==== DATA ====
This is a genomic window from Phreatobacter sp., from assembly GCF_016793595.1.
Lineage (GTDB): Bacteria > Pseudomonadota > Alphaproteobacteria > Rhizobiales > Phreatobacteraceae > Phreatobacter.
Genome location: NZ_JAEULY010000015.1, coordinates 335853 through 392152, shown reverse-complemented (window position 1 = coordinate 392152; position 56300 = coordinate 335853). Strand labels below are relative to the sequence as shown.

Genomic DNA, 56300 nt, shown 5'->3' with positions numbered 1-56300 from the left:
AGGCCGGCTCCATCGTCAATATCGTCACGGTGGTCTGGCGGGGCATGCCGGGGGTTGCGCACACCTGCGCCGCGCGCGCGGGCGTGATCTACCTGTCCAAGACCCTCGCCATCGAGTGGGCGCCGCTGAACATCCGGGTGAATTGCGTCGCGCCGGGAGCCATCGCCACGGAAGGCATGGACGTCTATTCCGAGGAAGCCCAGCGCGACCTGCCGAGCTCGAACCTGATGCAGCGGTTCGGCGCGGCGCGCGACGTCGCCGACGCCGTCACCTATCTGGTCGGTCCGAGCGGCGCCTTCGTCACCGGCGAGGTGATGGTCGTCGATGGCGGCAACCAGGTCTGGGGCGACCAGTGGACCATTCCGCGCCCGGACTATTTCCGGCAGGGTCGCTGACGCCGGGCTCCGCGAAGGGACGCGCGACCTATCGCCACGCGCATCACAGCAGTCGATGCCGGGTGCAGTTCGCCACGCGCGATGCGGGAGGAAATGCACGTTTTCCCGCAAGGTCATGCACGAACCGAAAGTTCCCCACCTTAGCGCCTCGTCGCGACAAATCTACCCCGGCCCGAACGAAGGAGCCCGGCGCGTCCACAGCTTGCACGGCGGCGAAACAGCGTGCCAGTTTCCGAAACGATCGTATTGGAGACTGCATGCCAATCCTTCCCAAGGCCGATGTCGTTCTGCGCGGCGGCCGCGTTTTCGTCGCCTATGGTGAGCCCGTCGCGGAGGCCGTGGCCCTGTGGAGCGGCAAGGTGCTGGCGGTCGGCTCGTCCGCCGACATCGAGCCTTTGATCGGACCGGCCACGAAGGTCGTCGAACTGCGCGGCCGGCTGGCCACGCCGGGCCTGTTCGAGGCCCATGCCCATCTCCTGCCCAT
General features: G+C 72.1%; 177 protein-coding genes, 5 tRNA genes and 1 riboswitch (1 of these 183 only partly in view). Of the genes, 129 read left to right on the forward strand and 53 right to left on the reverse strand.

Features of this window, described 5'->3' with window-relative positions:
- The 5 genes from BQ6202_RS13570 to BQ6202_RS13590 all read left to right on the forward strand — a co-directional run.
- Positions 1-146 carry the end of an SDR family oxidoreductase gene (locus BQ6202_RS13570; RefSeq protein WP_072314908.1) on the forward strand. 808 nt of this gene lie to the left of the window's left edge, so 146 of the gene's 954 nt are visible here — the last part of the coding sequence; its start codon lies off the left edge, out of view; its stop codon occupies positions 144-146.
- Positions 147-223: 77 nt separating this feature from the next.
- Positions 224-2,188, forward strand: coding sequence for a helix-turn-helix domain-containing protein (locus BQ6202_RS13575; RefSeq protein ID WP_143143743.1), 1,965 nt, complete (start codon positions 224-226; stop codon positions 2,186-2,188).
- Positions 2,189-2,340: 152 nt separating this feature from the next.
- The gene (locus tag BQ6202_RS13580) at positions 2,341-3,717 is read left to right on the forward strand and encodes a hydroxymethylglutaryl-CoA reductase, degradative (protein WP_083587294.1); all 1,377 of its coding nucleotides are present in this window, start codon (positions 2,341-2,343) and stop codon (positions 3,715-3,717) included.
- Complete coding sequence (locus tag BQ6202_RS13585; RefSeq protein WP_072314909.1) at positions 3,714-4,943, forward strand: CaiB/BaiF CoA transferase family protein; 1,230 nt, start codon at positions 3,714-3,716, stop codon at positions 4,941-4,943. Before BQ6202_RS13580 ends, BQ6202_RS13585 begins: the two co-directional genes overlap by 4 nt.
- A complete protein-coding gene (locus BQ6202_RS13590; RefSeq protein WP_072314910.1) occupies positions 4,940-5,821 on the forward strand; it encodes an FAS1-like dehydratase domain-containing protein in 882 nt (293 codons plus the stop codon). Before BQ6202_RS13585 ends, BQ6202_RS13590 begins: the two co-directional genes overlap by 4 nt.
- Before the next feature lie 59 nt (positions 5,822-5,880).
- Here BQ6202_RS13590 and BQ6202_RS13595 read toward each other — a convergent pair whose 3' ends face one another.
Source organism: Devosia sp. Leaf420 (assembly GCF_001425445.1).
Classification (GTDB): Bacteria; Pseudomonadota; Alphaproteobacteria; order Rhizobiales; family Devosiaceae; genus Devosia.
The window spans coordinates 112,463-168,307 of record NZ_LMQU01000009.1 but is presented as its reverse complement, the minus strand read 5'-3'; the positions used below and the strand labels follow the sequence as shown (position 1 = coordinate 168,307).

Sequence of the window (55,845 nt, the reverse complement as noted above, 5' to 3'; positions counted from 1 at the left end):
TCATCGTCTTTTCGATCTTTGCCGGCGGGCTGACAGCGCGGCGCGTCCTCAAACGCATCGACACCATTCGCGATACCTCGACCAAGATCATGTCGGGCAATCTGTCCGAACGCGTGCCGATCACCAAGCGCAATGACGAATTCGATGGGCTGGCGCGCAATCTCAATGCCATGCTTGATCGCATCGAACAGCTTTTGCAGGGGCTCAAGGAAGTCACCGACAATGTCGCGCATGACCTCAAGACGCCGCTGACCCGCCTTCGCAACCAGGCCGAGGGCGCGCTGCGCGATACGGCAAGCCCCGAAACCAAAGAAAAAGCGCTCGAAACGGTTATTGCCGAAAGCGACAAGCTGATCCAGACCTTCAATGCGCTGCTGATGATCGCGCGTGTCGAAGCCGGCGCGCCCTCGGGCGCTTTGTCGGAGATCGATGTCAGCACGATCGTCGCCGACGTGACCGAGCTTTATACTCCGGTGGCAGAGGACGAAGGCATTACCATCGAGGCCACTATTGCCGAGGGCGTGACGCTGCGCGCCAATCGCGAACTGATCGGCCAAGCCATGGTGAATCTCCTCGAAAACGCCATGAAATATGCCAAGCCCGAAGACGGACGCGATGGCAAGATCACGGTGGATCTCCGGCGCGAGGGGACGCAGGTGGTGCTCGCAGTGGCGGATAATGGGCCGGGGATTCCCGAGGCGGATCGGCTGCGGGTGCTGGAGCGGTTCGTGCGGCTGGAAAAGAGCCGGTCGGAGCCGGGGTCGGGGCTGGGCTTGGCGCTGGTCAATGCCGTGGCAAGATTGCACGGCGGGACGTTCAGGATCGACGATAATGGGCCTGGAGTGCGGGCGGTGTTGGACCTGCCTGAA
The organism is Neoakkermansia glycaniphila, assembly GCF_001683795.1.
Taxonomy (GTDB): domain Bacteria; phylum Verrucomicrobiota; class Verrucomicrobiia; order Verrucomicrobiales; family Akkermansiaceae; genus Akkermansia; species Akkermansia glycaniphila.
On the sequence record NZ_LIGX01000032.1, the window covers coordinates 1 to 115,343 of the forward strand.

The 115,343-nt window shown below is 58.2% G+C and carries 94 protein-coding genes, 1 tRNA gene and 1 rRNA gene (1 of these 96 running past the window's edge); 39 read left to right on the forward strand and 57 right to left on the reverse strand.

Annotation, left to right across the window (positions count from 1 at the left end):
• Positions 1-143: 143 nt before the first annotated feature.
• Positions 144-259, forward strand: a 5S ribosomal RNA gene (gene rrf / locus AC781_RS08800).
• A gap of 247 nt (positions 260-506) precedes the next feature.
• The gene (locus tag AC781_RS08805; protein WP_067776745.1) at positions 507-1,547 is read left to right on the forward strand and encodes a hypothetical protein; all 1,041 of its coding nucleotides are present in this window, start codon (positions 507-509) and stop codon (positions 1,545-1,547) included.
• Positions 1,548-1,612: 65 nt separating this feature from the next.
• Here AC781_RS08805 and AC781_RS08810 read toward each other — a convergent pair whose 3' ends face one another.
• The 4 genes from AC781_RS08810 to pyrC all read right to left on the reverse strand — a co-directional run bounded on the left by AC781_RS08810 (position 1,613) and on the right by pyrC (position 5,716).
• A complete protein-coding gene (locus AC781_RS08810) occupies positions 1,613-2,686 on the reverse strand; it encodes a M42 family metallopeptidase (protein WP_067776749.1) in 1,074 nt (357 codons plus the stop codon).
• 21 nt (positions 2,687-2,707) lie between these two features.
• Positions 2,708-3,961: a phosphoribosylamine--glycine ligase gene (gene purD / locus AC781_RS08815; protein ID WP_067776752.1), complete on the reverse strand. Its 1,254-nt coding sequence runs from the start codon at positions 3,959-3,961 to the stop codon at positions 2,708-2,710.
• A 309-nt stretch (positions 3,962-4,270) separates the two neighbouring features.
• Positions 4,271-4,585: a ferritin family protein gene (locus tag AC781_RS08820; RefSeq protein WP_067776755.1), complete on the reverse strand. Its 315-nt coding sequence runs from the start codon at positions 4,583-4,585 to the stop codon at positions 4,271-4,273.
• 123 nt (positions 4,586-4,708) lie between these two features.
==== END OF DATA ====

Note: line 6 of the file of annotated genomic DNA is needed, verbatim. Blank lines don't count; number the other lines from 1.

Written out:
General features: G+C 72.1%; 177 protein-coding genes, 5 tRNA genes and 1 riboswitch (1 of these 183 only partly in view). Of the genes, 129 read left to right on the forward strand and 53 right to left on the reverse strand.